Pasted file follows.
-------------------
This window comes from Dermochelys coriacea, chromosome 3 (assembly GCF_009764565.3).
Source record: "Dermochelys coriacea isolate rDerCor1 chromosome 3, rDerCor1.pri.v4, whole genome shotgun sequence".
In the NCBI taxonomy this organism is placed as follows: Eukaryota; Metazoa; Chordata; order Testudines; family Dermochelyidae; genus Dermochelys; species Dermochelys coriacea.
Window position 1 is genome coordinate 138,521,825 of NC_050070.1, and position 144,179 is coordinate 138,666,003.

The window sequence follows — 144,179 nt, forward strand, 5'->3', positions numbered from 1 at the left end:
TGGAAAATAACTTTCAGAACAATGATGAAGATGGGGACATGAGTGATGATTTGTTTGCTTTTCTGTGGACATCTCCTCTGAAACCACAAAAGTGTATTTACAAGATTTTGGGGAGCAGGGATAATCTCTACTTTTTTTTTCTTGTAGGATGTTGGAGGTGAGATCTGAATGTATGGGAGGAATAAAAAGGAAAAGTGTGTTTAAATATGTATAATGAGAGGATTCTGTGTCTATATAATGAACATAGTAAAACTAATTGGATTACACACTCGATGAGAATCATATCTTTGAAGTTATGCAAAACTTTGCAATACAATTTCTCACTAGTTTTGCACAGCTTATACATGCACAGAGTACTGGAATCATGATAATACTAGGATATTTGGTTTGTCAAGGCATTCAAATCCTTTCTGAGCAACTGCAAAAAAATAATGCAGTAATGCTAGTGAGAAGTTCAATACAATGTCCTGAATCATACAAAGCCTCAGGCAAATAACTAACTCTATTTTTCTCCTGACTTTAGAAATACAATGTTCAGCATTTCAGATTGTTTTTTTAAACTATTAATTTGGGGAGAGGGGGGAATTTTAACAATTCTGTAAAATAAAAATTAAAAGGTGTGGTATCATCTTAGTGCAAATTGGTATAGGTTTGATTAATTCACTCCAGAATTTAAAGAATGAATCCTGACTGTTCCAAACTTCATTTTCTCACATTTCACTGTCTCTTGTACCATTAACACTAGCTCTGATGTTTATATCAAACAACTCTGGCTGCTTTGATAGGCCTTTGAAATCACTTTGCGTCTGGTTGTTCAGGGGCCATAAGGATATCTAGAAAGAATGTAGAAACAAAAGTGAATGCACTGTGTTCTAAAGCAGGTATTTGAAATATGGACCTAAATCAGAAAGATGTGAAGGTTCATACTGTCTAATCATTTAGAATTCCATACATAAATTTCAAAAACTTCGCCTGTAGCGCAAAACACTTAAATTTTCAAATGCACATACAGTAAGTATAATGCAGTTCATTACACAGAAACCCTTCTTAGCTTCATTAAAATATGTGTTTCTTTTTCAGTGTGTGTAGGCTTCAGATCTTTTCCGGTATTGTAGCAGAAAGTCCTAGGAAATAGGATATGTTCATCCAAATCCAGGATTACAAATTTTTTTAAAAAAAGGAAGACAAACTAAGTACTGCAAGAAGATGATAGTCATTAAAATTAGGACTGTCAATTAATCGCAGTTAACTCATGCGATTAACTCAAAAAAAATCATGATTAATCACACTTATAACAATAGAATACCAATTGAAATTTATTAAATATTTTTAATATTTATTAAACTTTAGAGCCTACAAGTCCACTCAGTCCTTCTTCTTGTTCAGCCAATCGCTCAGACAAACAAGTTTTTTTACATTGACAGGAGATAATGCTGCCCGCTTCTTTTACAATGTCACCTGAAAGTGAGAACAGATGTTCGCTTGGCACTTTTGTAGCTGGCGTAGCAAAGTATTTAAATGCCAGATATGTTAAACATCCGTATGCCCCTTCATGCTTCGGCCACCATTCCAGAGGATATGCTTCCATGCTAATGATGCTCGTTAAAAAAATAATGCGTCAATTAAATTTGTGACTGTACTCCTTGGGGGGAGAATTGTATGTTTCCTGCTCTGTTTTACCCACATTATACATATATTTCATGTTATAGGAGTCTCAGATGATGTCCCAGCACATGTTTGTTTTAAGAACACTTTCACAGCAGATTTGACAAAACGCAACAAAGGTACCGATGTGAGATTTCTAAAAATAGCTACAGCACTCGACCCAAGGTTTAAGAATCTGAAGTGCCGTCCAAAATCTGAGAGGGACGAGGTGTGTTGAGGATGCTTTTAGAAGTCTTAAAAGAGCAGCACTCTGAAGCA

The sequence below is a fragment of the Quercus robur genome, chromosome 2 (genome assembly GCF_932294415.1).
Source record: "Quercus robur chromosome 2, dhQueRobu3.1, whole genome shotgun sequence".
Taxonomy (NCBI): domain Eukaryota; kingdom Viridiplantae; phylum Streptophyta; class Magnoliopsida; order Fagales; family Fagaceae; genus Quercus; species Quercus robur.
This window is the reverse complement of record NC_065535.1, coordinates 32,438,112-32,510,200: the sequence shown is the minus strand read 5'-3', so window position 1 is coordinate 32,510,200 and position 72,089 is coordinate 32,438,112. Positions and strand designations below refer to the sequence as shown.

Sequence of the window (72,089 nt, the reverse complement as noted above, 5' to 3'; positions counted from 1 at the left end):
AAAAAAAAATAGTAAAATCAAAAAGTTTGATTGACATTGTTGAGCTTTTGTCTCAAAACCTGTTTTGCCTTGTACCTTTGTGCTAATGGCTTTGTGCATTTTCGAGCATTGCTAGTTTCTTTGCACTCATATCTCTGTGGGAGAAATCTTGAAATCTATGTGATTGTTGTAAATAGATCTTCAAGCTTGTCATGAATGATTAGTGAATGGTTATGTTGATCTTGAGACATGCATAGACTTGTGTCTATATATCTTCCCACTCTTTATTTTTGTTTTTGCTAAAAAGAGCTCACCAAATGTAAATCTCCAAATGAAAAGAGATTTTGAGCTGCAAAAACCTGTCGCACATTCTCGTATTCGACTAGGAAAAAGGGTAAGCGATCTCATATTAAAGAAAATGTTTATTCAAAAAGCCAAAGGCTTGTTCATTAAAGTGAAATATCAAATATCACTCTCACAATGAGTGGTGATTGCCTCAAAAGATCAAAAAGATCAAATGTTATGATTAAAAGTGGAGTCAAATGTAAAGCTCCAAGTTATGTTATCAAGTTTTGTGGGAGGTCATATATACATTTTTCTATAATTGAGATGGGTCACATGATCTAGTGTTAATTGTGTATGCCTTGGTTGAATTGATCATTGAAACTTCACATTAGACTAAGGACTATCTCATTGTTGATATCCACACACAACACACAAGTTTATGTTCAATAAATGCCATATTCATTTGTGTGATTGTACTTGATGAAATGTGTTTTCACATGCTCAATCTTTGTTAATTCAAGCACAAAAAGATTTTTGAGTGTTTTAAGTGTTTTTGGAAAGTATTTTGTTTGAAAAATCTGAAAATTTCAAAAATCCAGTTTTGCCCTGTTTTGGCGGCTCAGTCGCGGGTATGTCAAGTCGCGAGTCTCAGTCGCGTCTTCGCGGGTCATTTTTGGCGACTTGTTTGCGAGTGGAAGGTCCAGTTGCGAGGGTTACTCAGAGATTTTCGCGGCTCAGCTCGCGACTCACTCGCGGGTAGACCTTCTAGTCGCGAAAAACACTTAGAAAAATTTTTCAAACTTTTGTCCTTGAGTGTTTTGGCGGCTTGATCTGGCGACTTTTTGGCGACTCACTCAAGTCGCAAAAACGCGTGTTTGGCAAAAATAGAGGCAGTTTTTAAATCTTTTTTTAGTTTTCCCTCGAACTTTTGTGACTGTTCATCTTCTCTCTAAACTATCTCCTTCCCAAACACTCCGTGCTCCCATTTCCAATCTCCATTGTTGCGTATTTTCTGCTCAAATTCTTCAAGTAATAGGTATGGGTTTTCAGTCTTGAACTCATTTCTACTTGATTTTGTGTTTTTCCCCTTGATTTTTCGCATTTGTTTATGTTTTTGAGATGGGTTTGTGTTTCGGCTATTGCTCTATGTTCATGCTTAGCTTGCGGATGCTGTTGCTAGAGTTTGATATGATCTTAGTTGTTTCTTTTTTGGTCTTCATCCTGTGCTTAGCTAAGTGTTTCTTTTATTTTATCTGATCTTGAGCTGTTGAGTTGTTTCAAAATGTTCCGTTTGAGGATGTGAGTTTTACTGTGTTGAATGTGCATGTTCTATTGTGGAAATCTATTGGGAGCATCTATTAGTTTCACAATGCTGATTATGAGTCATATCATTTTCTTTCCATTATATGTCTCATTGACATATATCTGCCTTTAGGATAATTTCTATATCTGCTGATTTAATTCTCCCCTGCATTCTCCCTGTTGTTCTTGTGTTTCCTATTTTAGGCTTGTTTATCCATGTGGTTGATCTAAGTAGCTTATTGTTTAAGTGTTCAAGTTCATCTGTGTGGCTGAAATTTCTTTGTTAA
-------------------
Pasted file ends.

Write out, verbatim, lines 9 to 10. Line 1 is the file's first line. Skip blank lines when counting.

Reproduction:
Taxonomy (NCBI): domain Eukaryota; kingdom Viridiplantae; phylum Streptophyta; class Magnoliopsida; order Fagales; family Fagaceae; genus Quercus; species Quercus robur.
This window is the reverse complement of record NC_065535.1, coordinates 32,438,112-32,510,200: the sequence shown is the minus strand read 5'-3', so window position 1 is coordinate 32,510,200 and position 72,089 is coordinate 32,438,112. Positions and strand designations below refer to the sequence as shown.